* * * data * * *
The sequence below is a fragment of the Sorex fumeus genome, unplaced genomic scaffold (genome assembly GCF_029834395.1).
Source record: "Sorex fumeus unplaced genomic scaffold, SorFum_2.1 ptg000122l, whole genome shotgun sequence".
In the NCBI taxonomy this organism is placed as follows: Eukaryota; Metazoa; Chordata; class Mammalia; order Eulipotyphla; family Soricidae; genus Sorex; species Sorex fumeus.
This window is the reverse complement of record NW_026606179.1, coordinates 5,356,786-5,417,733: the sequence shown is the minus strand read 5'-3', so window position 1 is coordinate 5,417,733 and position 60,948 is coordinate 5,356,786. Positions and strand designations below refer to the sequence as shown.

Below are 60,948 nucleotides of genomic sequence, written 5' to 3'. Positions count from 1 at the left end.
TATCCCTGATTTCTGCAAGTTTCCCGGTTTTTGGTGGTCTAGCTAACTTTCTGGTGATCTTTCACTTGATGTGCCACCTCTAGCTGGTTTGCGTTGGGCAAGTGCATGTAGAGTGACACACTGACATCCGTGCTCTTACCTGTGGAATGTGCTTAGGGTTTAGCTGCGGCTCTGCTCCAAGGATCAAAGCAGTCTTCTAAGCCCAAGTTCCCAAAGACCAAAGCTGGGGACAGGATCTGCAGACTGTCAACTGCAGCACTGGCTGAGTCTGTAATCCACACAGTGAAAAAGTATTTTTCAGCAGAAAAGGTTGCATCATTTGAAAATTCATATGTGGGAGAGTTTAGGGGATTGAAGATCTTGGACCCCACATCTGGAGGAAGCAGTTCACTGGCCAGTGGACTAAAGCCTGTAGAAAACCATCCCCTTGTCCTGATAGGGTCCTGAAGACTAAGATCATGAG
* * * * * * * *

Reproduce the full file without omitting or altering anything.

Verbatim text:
The sequence below is a fragment of the Sorex fumeus genome, unplaced genomic scaffold (genome assembly GCF_029834395.1).
Source record: "Sorex fumeus unplaced genomic scaffold, SorFum_2.1 ptg000122l, whole genome shotgun sequence".
In the NCBI taxonomy this organism is placed as follows: Eukaryota; Metazoa; Chordata; class Mammalia; order Eulipotyphla; family Soricidae; genus Sorex; species Sorex fumeus.
This window is the reverse complement of record NW_026606179.1, coordinates 5,356,786-5,417,733: the sequence shown is the minus strand read 5'-3', so window position 1 is coordinate 5,417,733 and position 60,948 is coordinate 5,356,786. Positions and strand designations below refer to the sequence as shown.

Below are 60,948 nucleotides of genomic sequence, written 5' to 3'. Positions count from 1 at the left end.
TATCCCTGATTTCTGCAAGTTTCCCGGTTTTTGGTGGTCTAGCTAACTTTCTGGTGATCTTTCACTTGATGTGCCACCTCTAGCTGGTTTGCGTTGGGCAAGTGCATGTAGAGTGACACACTGACATCCGTGCTCTTACCTGTGGAATGTGCTTAGGGTTTAGCTGCGGCTCTGCTCCAAGGATCAAAGCAGTCTTCTAAGCCCAAGTTCCCAAAGACCAAAGCTGGGGACAGGATCTGCAGACTGTCAACTGCAGCACTGGCTGAGTCTGTAATCCACACAGTGAAAAAGTATTTTTCAGCAGAAAAGGTTGCATCATTTGAAAATTCATATGTGGGAGAGTTTAGGGGATTGAAGATCTTGGACCCCACATCTGGAGGAAGCAGTTCACTGGCCAGTGGACTAAAGCCTGTAGAAAACCATCCCCTTGTCCTGATAGGGTCCTGAAGACTAAGATCATGAG